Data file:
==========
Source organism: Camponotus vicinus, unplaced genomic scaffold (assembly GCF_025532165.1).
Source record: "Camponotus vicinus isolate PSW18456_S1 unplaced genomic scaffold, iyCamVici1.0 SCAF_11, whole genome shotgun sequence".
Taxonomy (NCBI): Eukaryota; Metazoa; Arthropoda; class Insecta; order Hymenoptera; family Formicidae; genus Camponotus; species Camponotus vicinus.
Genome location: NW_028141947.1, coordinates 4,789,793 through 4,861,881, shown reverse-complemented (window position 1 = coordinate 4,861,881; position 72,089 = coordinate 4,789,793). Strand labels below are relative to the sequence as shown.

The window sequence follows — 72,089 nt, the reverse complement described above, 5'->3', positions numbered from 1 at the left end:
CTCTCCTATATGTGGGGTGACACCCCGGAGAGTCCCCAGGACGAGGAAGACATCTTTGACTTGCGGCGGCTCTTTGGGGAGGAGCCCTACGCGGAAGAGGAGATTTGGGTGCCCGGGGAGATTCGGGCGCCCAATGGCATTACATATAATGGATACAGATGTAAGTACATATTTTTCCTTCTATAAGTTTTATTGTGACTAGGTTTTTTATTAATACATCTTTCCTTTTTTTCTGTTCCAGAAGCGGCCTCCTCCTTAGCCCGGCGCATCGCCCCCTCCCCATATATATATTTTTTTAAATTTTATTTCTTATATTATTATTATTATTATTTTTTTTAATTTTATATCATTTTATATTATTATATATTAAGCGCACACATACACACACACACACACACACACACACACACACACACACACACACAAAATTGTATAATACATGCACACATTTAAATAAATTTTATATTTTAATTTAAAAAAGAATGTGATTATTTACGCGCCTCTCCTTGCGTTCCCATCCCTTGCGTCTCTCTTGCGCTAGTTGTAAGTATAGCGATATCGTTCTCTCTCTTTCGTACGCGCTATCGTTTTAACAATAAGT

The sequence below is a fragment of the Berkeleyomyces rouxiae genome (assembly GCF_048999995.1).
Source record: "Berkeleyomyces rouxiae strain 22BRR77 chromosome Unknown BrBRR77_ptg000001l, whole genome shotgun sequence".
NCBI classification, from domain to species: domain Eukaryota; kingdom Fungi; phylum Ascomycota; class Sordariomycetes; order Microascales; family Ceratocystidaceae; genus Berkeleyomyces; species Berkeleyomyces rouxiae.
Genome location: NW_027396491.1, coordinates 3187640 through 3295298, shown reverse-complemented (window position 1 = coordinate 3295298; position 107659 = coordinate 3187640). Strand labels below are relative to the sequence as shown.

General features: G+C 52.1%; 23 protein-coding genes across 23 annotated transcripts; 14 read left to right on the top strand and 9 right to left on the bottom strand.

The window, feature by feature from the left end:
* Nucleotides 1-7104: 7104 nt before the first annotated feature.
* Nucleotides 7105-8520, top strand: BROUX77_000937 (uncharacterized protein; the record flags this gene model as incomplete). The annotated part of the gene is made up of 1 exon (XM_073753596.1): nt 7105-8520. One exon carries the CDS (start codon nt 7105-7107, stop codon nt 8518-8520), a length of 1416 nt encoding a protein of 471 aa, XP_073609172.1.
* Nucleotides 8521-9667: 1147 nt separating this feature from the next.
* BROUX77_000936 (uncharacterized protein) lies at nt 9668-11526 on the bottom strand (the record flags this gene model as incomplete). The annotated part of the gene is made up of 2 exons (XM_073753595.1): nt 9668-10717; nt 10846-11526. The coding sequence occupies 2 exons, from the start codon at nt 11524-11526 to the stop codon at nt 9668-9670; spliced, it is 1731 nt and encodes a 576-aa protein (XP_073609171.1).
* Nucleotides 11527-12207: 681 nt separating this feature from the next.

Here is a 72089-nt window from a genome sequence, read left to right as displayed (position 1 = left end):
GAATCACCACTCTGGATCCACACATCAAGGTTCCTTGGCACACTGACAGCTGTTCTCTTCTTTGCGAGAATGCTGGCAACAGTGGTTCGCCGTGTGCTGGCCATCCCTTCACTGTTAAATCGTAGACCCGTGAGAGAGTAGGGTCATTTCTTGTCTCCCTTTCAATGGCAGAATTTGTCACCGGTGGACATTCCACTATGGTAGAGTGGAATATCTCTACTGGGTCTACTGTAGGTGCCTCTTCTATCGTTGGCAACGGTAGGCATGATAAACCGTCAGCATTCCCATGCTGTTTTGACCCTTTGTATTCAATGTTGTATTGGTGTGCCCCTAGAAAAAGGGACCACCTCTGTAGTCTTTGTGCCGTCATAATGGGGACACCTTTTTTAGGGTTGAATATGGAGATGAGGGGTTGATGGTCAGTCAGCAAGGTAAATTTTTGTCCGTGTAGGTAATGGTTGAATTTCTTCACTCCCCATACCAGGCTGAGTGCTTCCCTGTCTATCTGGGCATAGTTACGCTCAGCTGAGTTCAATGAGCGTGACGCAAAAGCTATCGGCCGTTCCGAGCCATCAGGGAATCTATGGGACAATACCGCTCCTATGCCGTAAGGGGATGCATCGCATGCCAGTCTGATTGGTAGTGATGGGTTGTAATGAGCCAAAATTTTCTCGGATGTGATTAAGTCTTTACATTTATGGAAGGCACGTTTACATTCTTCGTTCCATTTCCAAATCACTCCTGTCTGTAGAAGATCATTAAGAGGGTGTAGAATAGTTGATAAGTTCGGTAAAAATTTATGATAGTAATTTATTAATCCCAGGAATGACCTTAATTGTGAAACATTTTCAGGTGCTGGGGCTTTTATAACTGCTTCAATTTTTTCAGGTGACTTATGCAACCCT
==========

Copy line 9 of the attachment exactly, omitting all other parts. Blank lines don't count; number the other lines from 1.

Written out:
NCBI classification, from domain to species: domain Eukaryota; kingdom Fungi; phylum Ascomycota; class Sordariomycetes; order Microascales; family Ceratocystidaceae; genus Berkeleyomyces; species Berkeleyomyces rouxiae.